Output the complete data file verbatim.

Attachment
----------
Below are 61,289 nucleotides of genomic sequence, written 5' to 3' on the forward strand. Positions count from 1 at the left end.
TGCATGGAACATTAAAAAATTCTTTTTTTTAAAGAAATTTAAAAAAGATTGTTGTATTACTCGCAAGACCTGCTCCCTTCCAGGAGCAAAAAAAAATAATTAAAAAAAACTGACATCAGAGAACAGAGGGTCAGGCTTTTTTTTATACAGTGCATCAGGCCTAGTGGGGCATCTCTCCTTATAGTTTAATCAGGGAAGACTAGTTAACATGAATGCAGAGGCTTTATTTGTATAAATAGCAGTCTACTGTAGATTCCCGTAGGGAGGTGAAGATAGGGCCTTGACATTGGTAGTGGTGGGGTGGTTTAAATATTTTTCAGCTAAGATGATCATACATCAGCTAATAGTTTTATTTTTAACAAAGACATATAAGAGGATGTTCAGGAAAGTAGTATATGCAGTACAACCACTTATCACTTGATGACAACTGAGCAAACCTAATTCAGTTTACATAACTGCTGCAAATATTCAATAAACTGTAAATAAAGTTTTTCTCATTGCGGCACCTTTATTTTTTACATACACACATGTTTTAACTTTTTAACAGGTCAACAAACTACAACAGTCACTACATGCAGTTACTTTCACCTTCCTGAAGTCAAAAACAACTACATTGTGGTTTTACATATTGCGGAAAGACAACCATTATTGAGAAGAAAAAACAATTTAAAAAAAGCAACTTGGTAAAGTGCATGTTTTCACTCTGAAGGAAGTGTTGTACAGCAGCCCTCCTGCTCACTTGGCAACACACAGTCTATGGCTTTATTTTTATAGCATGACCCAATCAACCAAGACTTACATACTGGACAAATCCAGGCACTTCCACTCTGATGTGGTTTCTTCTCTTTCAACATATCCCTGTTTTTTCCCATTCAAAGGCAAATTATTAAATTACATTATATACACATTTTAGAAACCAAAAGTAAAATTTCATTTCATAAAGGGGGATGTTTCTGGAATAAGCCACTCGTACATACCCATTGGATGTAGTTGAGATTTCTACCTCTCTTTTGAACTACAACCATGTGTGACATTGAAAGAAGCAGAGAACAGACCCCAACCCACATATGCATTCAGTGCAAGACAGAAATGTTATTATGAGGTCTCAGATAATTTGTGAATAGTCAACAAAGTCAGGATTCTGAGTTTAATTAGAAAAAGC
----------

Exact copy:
Below are 61,289 nucleotides of genomic sequence, written 5' to 3' on the forward strand. Positions count from 1 at the left end.
TGCATGGAACATTAAAAAATTCTTTTTTTTAAAGAAATTTAAAAAAGATTGTTGTATTACTCGCAAGACCTGCTCCCTTCCAGGAGCAAAAAAAAATAATTAAAAAAAACTGACATCAGAGAACAGAGGGTCAGGCTTTTTTTTATACAGTGCATCAGGCCTAGTGGGGCATCTCTCCTTATAGTTTAATCAGGGAAGACTAGTTAACATGAATGCAGAGGCTTTATTTGTATAAATAGCAGTCTACTGTAGATTCCCGTAGGGAGGTGAAGATAGGGCCTTGACATTGGTAGTGGTGGGGTGGTTTAAATATTTTTCAGCTAAGATGATCATACATCAGCTAATAGTTTTATTTTTAACAAAGACATATAAGAGGATGTTCAGGAAAGTAGTATATGCAGTACAACCACTTATCACTTGATGACAACTGAGCAAACCTAATTCAGTTTACATAACTGCTGCAAATATTCAATAAACTGTAAATAAAGTTTTTCTCATTGCGGCACCTTTATTTTTTACATACACACATGTTTTAACTTTTTAACAGGTCAACAAACTACAACAGTCACTACATGCAGTTACTTTCACCTTCCTGAAGTCAAAAACAACTACATTGTGGTTTTACATATTGCGGAAAGACAACCATTATTGAGAAGAAAAAACAATTTAAAAAAAGCAACTTGGTAAAGTGCATGTTTTCACTCTGAAGGAAGTGTTGTACAGCAGCCCTCCTGCTCACTTGGCAACACACAGTCTATGGCTTTATTTTTATAGCATGACCCAATCAACCAAGACTTACATACTGGACAAATCCAGGCACTTCCACTCTGATGTGGTTTCTTCTCTTTCAACATATCCCTGTTTTTTCCCATTCAAAGGCAAATTATTAAATTACATTATATACACATTTTAGAAACCAAAAGTAAAATTTCATTTCATAAAGGGGGATGTTTCTGGAATAAGCCACTCGTACATACCCATTGGATGTAGTTGAGATTTCTACCTCTCTTTTGAACTACAACCATGTGTGACATTGAAAGAAGCAGAGAACAGACCCCAACCCACATATGCATTCAGTGCAAGACAGAAATGTTATTATGAGGTCTCAGATAATTTGTGAATAGTCAACAAAGTCAGGATTCTGAGTTTAATTAGAAAAAGC